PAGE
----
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  19. acidproduct. Its not a degree of perception. Knocking down a request for injunctive relief or summary judgement on technical grounds is not the same thing as knocking down actual defenses. I grow weary arguing legal issues with people that have probably never even heard the word injunctive relief. TC learned that the judge agree's with their core argument. Period. End of discussion. More importantly where did the judges decision say anything about, "TechCrunch didn’t get much in writing regarding their “partnership” with Fusion Garage to develop the product, and, well, they should have."". In fact the judge said the opposite.

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  20. Not being able to get an injunction is a big loss for TechCrunch. An injunction can put pressure on a Fusion Garage to settle out of court. Without an injunction, TechCrunch now has to go to court to get any satisfaction.

    Meanwhile, Fusion Garage is still selling the product and using the profits. And, Fusion Garage can modify the JooJoo and then claim that even if the old model stepped on TechCrunch's IP, the newer model does not. The longer the case drags out, the worse off TechCrunch will be.

    Of course, this is the JooJoo that we're talking about and we're talking about a system whose sales can still be measured in the dozens. I have no idea why these two guys are fighting it out.

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  21. >Not being able to get an injunction is a big loss for TechCrunch. An injunction can put pressure on a Fusion Garage to settle out of court.

    An injunction on what? As you admit, they're selling "dozens" of these things. I can't imagine them rushing to settle if they were told they had to hold off on selling a few more. I don't think the injunction means much of anything, frankly. I doubt TC cares much that they lost that fight.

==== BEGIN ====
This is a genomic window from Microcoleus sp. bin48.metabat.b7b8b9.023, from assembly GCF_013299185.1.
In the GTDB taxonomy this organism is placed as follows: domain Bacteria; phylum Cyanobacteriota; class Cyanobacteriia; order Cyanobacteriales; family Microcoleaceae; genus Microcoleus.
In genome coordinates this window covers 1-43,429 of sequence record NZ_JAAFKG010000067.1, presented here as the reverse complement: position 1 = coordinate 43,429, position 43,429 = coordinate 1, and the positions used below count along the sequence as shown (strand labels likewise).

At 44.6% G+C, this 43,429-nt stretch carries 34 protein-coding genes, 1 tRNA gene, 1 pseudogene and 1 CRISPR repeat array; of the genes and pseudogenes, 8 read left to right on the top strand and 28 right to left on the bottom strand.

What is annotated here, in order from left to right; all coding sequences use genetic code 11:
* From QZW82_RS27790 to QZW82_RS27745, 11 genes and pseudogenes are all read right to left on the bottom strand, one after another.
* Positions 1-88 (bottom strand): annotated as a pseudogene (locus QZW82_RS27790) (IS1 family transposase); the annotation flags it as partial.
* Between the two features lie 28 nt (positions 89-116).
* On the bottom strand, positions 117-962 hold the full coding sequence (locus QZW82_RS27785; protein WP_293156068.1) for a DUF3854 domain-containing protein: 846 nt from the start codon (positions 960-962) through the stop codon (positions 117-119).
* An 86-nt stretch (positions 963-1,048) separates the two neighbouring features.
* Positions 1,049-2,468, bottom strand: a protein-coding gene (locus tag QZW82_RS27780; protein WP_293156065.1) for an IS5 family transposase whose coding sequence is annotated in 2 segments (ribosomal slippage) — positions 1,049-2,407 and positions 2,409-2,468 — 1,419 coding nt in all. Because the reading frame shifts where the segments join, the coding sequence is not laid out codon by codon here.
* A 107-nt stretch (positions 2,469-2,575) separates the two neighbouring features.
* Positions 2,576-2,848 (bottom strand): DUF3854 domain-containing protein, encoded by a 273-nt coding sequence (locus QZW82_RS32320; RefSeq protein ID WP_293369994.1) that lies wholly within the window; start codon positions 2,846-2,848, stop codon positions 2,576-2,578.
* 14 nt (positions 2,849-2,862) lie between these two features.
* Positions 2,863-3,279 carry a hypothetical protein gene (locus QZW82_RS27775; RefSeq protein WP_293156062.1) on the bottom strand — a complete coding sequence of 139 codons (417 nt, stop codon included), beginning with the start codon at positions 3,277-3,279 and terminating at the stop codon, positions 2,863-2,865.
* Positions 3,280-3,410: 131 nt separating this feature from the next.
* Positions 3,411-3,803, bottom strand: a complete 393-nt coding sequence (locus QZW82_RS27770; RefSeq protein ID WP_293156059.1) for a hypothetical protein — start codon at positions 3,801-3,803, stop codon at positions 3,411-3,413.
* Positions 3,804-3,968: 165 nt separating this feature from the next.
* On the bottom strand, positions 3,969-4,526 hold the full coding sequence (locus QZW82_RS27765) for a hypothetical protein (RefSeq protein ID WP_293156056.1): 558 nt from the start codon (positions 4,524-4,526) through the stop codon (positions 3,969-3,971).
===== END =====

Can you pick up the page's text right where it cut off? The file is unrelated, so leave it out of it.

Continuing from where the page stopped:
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  22. Most of the time, it seems, asking for injunctions is rolling the dice; you ask for anything you can get away with, and you might luck out.

    TC's case survived its first hurdle -- winning this doesn't mean their case is good, either. Failing here would mean that they had nothing, but passing this test doesn't really mean they have much.

    And yes, going into business with someone without anything in writing is stupid.

    I agree with the commenter saying they don't understand why anyone's fighting this case. There are no profits to argue over. All it is is pride.

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  23. Geez, HW. I guess the only thing left when you can't make a coherent argument or explain yourself so the masses can understand is to be needlessly snarky. Hmmm. Just like Glenn Beck or Bill O'Reilly or so many others on Faux News.

    TC got smacked. The only nuance is in the definition of 'smack.' TC may have had their core argument upheld, but they got 'smacked,' too. Says who?

    That's how I see it. It's how others see it. Seeing it differently doesn't make it so. As to whether TC 'should' have had a contract, it's an opinion (legal or lay) either way.

    You are right about one thing. Everything here does suck.

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  24. TC got smacked. The only nuance is in the definition of 'smack.' TC may have had their core argument upheld, but they got 'smacked,' too. Says who?

    That this is your and other people's opinion doesn't make it correct. This is not politics; there is an objectively correct summary to derive from the actual ruling, and I'd be surprised if it was the one you're suggesting (though I've not myself read the ruling).

    BTW, HW's comment about reading comprehension, in the context of this thread, was totally called for. It might seem rude and unnecessarily snarky to you, but it was equally rude of you to fail to even properly read what he wrote before typing up a response. I get this all the time and I think we're all a bit tired of making and remaking the same point over and over again, just because others can't be bothered to actually read what we just said. If you take the time to respond to something, please also take the time to actually read it.